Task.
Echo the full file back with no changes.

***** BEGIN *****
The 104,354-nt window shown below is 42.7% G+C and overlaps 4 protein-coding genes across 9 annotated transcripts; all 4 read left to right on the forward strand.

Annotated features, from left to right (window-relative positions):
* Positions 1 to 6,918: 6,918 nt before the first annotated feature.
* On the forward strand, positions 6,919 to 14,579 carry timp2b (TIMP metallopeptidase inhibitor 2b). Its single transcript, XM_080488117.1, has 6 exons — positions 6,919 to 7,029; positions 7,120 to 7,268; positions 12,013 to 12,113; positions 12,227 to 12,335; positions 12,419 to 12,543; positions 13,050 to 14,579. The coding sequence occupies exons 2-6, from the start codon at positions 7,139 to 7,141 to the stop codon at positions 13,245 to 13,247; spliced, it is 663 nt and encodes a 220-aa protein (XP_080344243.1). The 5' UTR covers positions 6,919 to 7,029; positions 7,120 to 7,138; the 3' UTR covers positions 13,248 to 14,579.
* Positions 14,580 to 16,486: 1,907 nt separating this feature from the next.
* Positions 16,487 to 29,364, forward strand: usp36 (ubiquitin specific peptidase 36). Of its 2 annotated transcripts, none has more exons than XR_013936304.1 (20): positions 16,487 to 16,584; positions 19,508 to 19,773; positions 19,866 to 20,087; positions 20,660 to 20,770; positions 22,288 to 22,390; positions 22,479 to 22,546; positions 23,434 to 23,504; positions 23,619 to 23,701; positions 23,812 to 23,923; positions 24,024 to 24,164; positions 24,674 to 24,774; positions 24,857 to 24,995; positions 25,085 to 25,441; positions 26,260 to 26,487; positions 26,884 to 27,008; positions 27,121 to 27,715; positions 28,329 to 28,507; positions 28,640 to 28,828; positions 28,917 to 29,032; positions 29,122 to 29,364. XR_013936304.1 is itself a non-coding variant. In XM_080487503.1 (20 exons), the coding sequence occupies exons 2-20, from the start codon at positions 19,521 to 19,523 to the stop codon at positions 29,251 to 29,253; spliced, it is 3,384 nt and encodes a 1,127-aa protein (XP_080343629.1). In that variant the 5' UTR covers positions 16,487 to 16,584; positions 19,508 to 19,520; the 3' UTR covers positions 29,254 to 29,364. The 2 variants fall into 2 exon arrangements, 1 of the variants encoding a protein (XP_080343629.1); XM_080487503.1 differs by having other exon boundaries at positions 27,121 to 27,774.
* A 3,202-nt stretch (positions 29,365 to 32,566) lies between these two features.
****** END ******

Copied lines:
The 104,354-nt window shown below is 42.7% G+C and overlaps 4 protein-coding genes across 9 annotated transcripts; all 4 read left to right on the forward strand.

Annotated features, from left to right (window-relative positions):
* Positions 1 to 6,918: 6,918 nt before the first annotated feature.
* On the forward strand, positions 6,919 to 14,579 carry timp2b (TIMP metallopeptidase inhibitor 2b). Its single transcript, XM_080488117.1, has 6 exons — positions 6,919 to 7,029; positions 7,120 to 7,268; positions 12,013 to 12,113; positions 12,227 to 12,335; positions 12,419 to 12,543; positions 13,050 to 14,579. The coding sequence occupies exons 2-6, from the start codon at positions 7,139 to 7,141 to the stop codon at positions 13,245 to 13,247; spliced, it is 663 nt and encodes a 220-aa protein (XP_080344243.1). The 5' UTR covers positions 6,919 to 7,029; positions 7,120 to 7,138; the 3' UTR covers positions 13,248 to 14,579.
* Positions 14,580 to 16,486: 1,907 nt separating this feature from the next.
* Positions 16,487 to 29,364, forward strand: usp36 (ubiquitin specific peptidase 36). Of its 2 annotated transcripts, none has more exons than XR_013936304.1 (20): positions 16,487 to 16,584; positions 19,508 to 19,773; positions 19,866 to 20,087; positions 20,660 to 20,770; positions 22,288 to 22,390; positions 22,479 to 22,546; positions 23,434 to 23,504; positions 23,619 to 23,701; positions 23,812 to 23,923; positions 24,024 to 24,164; positions 24,674 to 24,774; positions 24,857 to 24,995; positions 25,085 to 25,441; positions 26,260 to 26,487; positions 26,884 to 27,008; positions 27,121 to 27,715; positions 28,329 to 28,507; positions 28,640 to 28,828; positions 28,917 to 29,032; positions 29,122 to 29,364. XR_013936304.1 is itself a non-coding variant. In XM_080487503.1 (20 exons), the coding sequence occupies exons 2-20, from the start codon at positions 19,521 to 19,523 to the stop codon at positions 29,251 to 29,253; spliced, it is 3,384 nt and encodes a 1,127-aa protein (XP_080343629.1). In that variant the 5' UTR covers positions 16,487 to 16,584; positions 19,508 to 19,520; the 3' UTR covers positions 29,254 to 29,364. The 2 variants fall into 2 exon arrangements, 1 of the variants encoding a protein (XP_080343629.1); XM_080487503.1 differs by having other exon boundaries at positions 27,121 to 27,774.
* A 3,202-nt stretch (positions 29,365 to 32,566) lies between these two features.